China had planned a controlled re-entry of Tiangong-1 into Earth's atmosphere.
Following a meeting with the Italian Civil Protection Department, which prepares for and manages disasters, the ASI said Tiangong-1 could potentially crash around south-central Italy.
According to the Aerospace Corporation, a non-profit space flight researcher, the probity of Tiangong-1 debris being hazardous is slim. While it is not exactly clear where the space station will land, astronomers say seeing it will be an out-of-this-world experience.
While Skylab is the most famous spacecraft to fall in an uncontrolled fashion back to Earth, there are many others that have attracted attention over the years. However, the space station will re-enter somewhere between the latitudes of 43 degrees north and 43 degrees south, based on its current orbital inclination.
Most of Tiangong-1 will break apart and burn up in Earth's atmosphere, but some of the space lab's sturdier pieces will probably survive re-entry, experts said.
"A similar size object reentered over Peru in January (the Zenit rocket stage from the Angosat-1 launch) and a few pressurized tank pieces were found on the ground, but pretty much no-one paid attention", McDowell said via email earlier this month.
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The ESA's Space Debris Office said that the re-entry window for the Tiangong-1 space station was between March 30 and April 2 although it warned the estimate was "highly variable".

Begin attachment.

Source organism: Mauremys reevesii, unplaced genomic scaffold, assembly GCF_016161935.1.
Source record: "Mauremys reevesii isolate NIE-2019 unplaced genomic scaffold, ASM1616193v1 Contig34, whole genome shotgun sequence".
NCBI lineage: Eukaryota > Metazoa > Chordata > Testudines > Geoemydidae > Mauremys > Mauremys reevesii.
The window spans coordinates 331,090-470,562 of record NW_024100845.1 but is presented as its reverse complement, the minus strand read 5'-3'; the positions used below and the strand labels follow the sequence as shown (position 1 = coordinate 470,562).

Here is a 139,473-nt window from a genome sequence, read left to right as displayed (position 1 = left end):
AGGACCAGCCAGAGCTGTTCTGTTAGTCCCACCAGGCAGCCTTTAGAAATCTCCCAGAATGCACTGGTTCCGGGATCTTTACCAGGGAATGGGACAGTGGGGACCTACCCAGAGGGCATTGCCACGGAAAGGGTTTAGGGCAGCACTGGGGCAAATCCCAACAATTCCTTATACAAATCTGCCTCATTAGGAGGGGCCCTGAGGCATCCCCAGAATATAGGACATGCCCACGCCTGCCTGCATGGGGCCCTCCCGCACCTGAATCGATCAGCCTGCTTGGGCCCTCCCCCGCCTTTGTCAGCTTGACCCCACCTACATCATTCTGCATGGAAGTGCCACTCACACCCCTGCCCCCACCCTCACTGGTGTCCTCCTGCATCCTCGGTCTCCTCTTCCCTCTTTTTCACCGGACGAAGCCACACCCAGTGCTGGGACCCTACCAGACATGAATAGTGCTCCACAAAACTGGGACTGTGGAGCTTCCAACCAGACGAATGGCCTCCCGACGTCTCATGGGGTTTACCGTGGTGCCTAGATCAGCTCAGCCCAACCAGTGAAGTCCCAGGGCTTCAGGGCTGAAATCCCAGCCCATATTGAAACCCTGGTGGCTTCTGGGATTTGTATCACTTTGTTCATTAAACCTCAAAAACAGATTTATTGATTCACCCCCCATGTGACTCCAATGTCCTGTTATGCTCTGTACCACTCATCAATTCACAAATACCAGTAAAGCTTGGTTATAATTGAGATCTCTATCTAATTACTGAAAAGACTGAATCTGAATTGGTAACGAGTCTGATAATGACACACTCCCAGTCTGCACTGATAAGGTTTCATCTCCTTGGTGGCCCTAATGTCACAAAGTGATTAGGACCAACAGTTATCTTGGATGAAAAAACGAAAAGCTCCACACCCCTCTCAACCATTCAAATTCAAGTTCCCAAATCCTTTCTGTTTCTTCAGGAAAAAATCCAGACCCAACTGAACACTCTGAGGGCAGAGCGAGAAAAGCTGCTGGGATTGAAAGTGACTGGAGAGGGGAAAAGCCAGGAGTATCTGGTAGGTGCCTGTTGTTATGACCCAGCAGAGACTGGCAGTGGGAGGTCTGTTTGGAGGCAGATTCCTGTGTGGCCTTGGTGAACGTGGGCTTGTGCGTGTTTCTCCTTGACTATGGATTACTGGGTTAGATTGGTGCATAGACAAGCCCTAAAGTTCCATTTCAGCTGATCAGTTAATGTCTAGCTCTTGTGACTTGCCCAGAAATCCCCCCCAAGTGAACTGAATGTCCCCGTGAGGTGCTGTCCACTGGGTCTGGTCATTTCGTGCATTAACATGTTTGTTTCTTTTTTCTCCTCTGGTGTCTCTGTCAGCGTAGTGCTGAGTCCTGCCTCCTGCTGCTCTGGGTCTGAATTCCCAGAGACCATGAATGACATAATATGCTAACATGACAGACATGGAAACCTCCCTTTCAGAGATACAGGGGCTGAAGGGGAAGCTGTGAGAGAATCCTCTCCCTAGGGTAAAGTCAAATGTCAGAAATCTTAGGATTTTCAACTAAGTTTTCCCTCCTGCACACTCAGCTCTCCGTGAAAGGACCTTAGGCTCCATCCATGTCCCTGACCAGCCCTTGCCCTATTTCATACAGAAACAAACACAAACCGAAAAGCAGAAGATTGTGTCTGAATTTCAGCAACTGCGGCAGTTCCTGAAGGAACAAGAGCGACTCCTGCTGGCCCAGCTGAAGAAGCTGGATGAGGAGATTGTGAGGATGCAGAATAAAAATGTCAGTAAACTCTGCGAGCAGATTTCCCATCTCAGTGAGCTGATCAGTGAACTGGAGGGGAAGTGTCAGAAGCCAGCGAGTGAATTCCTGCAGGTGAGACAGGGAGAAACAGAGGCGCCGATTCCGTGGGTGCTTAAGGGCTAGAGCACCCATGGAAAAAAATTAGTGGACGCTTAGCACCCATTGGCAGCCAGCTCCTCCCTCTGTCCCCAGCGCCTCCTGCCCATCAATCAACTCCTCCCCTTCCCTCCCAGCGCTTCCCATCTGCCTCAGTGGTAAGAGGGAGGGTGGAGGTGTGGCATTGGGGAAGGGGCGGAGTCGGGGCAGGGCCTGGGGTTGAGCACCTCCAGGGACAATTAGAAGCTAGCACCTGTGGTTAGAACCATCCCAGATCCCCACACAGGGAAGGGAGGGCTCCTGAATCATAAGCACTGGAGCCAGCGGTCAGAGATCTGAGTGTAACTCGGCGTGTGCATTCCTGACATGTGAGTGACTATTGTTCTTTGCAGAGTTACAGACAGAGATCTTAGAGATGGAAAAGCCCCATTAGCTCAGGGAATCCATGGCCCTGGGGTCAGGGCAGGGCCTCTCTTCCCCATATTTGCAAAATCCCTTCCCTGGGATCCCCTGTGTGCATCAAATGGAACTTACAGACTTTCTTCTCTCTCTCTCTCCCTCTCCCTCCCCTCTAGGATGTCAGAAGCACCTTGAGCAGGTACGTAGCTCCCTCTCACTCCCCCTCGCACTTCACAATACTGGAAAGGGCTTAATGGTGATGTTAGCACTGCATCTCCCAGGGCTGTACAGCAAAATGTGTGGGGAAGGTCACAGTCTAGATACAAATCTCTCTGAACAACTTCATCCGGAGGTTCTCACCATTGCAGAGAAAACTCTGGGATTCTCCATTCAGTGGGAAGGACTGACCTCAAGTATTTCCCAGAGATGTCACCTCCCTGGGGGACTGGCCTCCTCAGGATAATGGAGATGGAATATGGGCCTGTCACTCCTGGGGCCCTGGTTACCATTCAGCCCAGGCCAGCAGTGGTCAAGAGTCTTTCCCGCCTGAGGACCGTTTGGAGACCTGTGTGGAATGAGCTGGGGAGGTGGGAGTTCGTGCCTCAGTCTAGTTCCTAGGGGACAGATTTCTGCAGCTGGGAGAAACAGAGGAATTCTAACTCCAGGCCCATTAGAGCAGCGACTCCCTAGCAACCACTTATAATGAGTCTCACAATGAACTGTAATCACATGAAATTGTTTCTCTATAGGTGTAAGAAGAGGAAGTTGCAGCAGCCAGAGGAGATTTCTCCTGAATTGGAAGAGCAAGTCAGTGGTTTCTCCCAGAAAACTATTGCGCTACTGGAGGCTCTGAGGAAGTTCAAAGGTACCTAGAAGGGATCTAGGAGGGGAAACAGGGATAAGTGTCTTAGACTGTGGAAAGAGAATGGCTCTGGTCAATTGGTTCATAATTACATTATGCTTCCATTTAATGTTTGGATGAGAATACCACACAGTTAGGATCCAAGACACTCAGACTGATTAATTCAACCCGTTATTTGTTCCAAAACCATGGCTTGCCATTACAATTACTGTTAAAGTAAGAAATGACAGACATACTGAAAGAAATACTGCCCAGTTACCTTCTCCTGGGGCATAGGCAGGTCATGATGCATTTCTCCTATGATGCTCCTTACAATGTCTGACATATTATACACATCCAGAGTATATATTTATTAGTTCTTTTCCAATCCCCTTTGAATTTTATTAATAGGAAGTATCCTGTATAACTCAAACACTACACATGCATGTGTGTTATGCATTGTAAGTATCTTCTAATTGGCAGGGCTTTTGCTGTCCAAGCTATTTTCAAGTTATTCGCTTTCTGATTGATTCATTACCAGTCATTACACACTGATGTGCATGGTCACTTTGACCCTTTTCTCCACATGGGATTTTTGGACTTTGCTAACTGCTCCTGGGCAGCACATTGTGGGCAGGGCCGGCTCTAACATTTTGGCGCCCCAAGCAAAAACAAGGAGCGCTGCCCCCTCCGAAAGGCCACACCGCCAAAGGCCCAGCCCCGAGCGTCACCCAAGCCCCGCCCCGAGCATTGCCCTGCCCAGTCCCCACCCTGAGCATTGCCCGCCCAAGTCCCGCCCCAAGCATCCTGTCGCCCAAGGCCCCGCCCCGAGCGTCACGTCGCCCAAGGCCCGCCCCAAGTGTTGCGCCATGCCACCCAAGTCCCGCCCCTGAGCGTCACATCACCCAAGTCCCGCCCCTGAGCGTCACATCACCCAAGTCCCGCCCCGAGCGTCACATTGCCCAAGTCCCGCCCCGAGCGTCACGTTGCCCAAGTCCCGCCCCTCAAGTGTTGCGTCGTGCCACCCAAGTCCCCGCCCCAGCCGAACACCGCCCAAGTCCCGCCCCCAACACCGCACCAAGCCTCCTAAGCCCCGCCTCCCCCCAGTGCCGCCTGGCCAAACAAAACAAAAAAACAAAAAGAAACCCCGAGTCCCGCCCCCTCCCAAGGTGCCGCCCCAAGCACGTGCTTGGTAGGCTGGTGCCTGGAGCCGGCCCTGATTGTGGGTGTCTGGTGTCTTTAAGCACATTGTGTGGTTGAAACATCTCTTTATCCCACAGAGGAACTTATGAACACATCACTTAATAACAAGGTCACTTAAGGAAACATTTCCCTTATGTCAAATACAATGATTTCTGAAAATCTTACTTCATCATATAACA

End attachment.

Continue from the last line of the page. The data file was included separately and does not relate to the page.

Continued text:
The Tiangong-1 space station was launched into orbit on September 29, 2011, as a test platform for the future of China's space program.
"This is because the event depends on a number of factors including the variation in density of the atmosphere, the orientation of the spacecraft and the uncertainties in its exact location and velocity", Prof.
The 9.4-ton (8.5 metric tons) Tiangong-1 is about 34 feet long by 11 feet wide (10.4 by 3.4 meters) and features 530 cubic feet (15 cubic m) of habitable internal volume.
Wherever Tiangong-1 ends up, the chance of being hit by debris is extremely small - around one in 100,000 billion, according to Ansa. Kristian Zarb Adami, have developed a new system that allows not only the detection of such space debris, but also enables scientists to predict where it will land.
When the scientists took the radar image of the spacecraft, that time it was moving at around 18,000 mph/h and the distance from the earth was 270 kilometers.